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Welcome again to the McLean and Co. Newsletter in which we discuss current taxation and business matters. We trust you find it informative.  Any feedback would be welcomed.

McLean and Co. is a home based chartered accountancy practice based in Clive, Hawkes Bay.    Readers are invited to peruse the practice website lists services provided, gives contact details and indicates how to become a client, contains an extensive base of articles on business and taxation matters,  and has links to other websites that may assist your business.    Being a small firm itself,   McLean and Co. strives to provide a personal and professional service largely to a self employed person and small business client base.  Enquiries are welcomed.



We are happy to accept new clients.  Please contact ourselves at the contact points highlighted above if we can assist you in your accounting and taxation requirements. Our website lists information required for this in the following link:



  1. Relevant Business and Taxation Articles.

  2. New Years Resolutions

  3. Minimum Wage to Increase from March this Year

  4. New Tax Rules for People who Host Boarders

  5. Preparing a Cash Flow Forecast

  6. Dealing with CashFlow Problems



The McLean and Co. website contains an extensive number of articles prepared by McLean and Co. relating to taxation and business matters.    Here are a selection that will be of interest:

Goal Setting in Business                 

Glossary of Financial Terms           

Choosing a Business Name            

Fixed or Floating Mortgage?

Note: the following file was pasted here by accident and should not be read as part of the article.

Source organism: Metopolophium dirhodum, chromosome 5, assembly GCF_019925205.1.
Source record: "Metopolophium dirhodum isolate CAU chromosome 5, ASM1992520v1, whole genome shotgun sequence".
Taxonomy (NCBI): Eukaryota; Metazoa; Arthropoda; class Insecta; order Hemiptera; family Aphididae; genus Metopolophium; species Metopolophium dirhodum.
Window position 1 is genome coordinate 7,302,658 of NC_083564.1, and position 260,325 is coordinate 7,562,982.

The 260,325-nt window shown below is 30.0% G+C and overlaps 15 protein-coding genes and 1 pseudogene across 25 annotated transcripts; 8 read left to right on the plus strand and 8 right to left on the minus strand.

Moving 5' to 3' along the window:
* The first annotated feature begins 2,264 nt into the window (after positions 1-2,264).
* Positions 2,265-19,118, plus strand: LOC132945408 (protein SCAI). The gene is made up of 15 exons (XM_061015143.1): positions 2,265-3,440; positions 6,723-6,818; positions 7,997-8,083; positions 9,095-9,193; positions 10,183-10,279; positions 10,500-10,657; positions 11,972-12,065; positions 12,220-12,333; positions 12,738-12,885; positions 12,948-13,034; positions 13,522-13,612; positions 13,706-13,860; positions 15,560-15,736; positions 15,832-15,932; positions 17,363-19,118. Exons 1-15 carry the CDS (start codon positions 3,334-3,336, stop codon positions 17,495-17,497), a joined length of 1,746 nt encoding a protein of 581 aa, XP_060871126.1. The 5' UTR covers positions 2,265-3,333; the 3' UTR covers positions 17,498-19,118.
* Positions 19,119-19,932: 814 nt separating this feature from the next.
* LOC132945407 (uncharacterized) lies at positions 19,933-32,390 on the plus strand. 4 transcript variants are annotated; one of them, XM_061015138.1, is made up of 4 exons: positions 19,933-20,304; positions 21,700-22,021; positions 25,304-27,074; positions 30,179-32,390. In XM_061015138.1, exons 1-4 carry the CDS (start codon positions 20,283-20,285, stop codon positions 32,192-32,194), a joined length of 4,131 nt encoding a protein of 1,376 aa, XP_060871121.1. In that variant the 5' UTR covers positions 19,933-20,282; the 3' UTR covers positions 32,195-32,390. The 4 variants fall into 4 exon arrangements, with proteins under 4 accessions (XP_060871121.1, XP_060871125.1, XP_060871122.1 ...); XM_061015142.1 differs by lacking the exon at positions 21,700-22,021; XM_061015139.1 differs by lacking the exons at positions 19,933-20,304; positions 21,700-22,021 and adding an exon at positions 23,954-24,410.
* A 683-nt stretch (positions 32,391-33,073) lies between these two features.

Negative Gearing                            



New Yearís resolutions can provide you the opportunity to redefine the kind of person, employee or employer you envisage being.  Here are a set of New Year's resolutions that could apply to business and employment: 

I do what I say: If I say I will get back to you by a certain time, I will get back to you by that time. If I say I will do something, I will do it. I am trustworthy and will be held accountable.

I take ownership for what happens: I will not blame others, lash out or make excuses for problems that arise. When something happens, I will look to myself first to see what role I played in it, acknowledge my responsibility and take ownership in resolving the problem.

I am positive: I will be a positive influence on others. I realize that there will be tough times and negativity surrounding me, but I will rise above it. I will focus on solutions, not problems and remain optimistic, with the belief that out of challenges opportunities arise.

I am respectful: I respect others opinions, differences, personal space and time.

I set realistic goals: I know what I need to do and when I need to do it. I have clear goals in mind and work toward these goals everyday.

I use my time wisely: I show up on time, begin and end meetings on time, and I donít waste time Ė mine or others. I avoid gossip and meaningless chitchat, and stay focused on my work.

I am organized: I know where things are and can access them quickly. My desk is clean and organized at the end of each day.

I bring out the best in others: I realize that the best way for me to shine and look good is to make others look good. I will compliment others frequently and be the kind of person I want others to be.

I take pride in my work and will do my best: My job is important and I am important, no matter what position I hold. I will work each day with energy and purpose and make a positive contribution. I realize it will be much easier to feel good at the end of the day if I enjoy the work I do and acknowledge the contribution Iíve made.



21 December 2005